The Post-Purchase Communication Guide is a three-part series on how to maximize customer loyalty, retention, and revenue after the sale.
In part 1, we discussed the extraordinary benefits of post-purchase communication.
Now we’ll dive into creating the perfect post-purchase experience.
I know perfect can sound unobtainable. But as Vince Lombardi said, “Practice does not make perfect. Only perfect practice makes perfect.” So we’re giving you the 6 guiding principles to perfect your practice and post-purchase experience.
#1 – Anticipate needs & set expectations
Can you believe that consumers check the status of their order 4.6 times on average to ease the anxiety of “Where is my order?” and even “Will I get it in time? Or at all?”.
That’s huge. So what can you do to anticipate customer needs and expectations?
First, let’s look at what customers care about the most:
The Post-Purchase Hierarchy of Needs
The Post-Purchase Experience Hierarchy of Needs is simple. Customers want to know:
- When will I get my order?
- Is it running on time? Or is there an issue?
- What’s in the order? (Tip: Include images of the contents of the shipment. You could even link them to the shop page)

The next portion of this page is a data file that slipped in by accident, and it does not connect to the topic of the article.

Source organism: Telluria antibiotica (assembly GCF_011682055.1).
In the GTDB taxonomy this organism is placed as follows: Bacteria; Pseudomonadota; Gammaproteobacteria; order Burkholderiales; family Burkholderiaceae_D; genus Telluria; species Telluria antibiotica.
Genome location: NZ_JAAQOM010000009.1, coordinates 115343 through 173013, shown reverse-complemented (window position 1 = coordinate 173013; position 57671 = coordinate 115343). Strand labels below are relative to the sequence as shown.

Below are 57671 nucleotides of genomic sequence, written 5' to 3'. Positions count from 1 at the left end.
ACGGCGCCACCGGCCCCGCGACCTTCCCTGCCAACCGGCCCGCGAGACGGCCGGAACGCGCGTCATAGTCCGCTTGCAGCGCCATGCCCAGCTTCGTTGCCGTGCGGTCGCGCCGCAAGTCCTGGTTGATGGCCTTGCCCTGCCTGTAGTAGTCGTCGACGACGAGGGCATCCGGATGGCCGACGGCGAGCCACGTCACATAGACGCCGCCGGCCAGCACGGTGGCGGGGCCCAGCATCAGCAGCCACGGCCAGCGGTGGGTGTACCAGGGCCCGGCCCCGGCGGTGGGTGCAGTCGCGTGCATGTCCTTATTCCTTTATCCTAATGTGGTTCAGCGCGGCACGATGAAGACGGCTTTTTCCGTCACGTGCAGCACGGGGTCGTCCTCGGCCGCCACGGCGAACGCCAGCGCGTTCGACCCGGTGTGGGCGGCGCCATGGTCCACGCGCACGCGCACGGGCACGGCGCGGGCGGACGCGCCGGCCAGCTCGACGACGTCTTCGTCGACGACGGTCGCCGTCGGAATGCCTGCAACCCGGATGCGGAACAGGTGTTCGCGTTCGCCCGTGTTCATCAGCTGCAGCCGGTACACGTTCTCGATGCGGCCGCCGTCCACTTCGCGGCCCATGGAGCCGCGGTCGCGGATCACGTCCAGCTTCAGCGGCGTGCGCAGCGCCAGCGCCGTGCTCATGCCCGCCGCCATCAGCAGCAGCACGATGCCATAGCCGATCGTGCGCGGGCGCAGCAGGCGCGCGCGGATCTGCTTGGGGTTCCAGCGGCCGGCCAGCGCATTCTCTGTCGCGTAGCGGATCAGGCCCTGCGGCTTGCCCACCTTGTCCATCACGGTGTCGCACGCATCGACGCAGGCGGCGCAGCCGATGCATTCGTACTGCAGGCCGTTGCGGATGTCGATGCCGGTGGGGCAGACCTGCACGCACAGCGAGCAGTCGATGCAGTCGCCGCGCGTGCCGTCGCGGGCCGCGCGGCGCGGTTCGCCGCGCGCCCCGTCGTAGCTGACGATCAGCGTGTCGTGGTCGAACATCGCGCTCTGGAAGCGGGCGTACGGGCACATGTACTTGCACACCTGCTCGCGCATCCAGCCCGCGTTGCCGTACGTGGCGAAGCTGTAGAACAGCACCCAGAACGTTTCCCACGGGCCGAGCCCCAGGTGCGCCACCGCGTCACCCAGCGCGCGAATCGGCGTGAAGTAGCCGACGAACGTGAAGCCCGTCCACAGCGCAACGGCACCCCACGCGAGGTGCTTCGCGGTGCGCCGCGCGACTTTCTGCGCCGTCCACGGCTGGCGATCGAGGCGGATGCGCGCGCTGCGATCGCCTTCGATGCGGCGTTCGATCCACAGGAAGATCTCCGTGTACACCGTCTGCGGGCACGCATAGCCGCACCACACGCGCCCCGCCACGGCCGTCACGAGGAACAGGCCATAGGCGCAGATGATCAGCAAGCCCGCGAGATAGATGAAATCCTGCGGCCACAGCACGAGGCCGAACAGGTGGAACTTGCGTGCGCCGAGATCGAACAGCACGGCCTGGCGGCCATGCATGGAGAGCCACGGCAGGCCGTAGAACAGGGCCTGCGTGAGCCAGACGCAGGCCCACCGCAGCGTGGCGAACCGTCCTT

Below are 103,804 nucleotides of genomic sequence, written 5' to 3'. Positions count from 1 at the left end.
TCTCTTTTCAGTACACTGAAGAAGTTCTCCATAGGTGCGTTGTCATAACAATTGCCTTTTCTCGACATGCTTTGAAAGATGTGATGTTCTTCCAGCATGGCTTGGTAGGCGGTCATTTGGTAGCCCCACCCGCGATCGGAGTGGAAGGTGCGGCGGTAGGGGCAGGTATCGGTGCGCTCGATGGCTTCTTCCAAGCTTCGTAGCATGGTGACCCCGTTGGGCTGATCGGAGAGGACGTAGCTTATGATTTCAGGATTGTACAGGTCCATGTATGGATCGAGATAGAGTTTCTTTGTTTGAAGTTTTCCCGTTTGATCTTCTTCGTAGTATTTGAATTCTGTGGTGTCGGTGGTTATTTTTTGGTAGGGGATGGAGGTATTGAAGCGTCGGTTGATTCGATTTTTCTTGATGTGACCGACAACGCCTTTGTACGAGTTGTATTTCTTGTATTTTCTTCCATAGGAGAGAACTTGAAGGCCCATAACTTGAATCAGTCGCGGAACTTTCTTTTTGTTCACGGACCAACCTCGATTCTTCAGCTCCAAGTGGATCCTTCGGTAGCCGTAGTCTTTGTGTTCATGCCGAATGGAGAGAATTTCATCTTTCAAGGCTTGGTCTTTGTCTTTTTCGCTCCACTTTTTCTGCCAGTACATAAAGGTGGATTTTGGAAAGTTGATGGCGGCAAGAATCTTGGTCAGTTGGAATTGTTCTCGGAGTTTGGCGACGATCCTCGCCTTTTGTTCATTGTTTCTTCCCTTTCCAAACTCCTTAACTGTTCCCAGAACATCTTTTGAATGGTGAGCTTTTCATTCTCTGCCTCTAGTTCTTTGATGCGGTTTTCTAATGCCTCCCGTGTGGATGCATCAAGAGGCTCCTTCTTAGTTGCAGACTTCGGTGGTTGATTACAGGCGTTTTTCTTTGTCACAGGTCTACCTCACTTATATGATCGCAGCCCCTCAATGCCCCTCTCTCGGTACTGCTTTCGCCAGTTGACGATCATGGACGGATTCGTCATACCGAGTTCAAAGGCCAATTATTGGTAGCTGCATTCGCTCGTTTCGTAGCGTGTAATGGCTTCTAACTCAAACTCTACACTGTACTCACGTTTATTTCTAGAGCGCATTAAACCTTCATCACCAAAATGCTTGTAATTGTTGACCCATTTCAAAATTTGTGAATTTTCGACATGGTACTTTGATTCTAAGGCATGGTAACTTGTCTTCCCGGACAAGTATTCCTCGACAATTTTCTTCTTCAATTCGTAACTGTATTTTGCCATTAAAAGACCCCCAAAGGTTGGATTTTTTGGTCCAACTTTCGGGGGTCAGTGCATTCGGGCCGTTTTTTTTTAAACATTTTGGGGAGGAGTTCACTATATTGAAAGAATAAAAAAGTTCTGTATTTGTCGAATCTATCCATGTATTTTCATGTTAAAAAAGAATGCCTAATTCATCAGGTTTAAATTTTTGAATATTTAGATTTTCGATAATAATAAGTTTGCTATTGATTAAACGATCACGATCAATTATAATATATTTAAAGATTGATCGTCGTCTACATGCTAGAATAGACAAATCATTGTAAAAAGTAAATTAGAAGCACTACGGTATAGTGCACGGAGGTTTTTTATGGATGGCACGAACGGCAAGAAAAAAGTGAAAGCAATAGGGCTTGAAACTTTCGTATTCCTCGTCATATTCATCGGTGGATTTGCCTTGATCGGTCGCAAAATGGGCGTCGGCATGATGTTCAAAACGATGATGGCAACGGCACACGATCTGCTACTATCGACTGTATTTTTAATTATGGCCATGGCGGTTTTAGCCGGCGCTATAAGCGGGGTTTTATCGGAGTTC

- What to expect? I.e., How do I prepare for my delivery?
In the buyer’s journey examples below, you can see that most anxiety is around when the package begins to move. And if not, is it still on track?
The customer needs to know when they can anticipate their order showing up, no matter how big or small. So they can plan to wear those new shoes out or clear space for a new piece of furniture.
Post-Purchase Experience: Parcel Buyer’s Journey
Post-Purchase Experience: Freight Buyer’s Journey
You can learn a lot from the buyer’s journey. The examples above are a great start, but understanding your customers’ unique journeys with your brand provides more relevant context. Map out your own for even better results.
Then use that data to alert customers at important milestones promptly and make sure each alert is:
- Meaningful and purposeful
- Actionable with clear steps
- Consistent with messaging and branding
#2 – Update customers, even if it’s bad news
What’s worse than delivering bad news?
Your customer being left in the dark.
I get it; no one wants to deliver bad news. But it’s occasionally part of the relationship and can even increase loyalty and higher satisfaction — if addressed properly. This is called the Service Recovery Paradox.
See how the YDesign Group increased positive feedback, customer loyalty, and cost savings using Convey, with a 20% increase in NPS >>
Being proactive with order information every step of the way can build trust, and more importantly, give your customers peace of mind. Because over 93% of customers expect you to:
- Communicate when there is an issue
- Proactively identify and resolve delivery issues
- Send real-time alerts when the estimated delivery date changes
You can see more expectations and set communication standards in our Communication 101: Successful Shopper-Retailer Relationships guide.
#3 – Communicate via different channels (not just email)